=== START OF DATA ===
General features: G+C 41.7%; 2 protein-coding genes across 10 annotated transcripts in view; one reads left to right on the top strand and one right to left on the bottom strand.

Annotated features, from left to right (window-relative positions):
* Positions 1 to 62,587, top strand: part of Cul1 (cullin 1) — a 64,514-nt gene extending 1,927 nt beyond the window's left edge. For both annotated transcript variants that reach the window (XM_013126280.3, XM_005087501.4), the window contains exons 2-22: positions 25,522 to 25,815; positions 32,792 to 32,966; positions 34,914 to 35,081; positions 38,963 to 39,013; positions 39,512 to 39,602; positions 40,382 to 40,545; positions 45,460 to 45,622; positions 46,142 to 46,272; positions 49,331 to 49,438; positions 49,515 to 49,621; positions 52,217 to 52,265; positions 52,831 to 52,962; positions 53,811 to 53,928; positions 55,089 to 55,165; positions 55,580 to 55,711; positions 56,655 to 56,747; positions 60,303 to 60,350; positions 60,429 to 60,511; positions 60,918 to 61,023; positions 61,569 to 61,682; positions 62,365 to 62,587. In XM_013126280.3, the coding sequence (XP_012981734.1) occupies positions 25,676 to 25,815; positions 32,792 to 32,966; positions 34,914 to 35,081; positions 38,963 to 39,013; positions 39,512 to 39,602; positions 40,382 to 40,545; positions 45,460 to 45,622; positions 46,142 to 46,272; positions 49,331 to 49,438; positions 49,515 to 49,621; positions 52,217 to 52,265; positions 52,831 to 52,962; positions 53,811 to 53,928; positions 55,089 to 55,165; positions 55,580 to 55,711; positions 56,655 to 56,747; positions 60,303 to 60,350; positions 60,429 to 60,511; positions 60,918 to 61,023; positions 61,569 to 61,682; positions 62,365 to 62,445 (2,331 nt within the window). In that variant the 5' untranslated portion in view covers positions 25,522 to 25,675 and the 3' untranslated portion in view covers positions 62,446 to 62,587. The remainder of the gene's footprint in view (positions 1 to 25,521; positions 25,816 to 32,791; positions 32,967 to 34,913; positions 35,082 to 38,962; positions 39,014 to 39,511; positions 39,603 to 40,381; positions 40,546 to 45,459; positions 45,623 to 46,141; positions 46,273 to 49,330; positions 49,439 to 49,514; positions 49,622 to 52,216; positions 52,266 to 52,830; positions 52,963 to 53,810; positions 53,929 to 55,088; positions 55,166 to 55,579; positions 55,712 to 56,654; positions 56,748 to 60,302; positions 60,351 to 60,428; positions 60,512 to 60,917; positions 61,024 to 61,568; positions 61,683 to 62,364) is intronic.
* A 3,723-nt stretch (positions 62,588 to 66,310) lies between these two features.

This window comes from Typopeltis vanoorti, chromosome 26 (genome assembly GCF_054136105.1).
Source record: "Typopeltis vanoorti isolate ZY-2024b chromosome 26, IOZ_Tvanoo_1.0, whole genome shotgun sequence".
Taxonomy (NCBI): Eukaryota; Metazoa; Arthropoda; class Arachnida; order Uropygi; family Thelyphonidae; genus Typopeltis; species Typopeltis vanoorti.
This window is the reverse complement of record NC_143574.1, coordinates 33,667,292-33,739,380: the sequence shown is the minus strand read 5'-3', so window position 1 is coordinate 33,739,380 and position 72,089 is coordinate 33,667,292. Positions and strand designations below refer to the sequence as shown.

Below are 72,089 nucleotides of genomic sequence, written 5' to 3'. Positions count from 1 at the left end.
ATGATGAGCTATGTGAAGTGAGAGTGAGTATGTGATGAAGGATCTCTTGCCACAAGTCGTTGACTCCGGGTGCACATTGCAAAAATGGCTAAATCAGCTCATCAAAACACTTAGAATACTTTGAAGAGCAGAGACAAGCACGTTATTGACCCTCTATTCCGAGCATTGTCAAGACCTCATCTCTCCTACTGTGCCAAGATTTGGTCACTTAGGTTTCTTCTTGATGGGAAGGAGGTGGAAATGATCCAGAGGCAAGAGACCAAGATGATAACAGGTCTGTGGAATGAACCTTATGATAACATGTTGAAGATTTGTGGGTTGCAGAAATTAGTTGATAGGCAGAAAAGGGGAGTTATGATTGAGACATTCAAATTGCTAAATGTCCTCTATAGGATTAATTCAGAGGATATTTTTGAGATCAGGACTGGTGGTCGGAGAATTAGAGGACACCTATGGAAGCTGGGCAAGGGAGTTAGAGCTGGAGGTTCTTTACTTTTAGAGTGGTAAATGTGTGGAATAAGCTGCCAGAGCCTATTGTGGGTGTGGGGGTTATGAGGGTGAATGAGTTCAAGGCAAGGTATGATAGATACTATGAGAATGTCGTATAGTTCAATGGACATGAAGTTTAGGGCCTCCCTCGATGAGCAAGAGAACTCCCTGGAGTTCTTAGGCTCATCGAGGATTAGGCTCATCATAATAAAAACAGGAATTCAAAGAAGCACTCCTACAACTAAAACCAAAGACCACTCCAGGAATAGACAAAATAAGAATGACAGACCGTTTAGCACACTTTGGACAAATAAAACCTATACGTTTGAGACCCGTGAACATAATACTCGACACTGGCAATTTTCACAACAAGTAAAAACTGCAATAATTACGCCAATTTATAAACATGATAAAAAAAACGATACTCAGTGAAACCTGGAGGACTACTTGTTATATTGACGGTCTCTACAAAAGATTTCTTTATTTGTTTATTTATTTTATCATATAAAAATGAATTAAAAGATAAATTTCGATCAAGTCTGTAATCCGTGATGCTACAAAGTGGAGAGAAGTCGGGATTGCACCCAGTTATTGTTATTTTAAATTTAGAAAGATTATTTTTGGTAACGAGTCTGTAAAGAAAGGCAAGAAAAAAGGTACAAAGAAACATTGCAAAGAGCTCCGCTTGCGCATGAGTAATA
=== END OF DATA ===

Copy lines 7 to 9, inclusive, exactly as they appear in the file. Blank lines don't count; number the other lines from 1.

Taxonomy (NCBI): Eukaryota; Metazoa; Arthropoda; class Arachnida; order Uropygi; family Thelyphonidae; genus Typopeltis; species Typopeltis vanoorti.
This window is the reverse complement of record NC_143574.1, coordinates 33,667,292-33,739,380: the sequence shown is the minus strand read 5'-3', so window position 1 is coordinate 33,739,380 and position 72,089 is coordinate 33,667,292. Positions and strand designations below refer to the sequence as shown.

Below are 72,089 nucleotides of genomic sequence, written 5' to 3'. Positions count from 1 at the left end.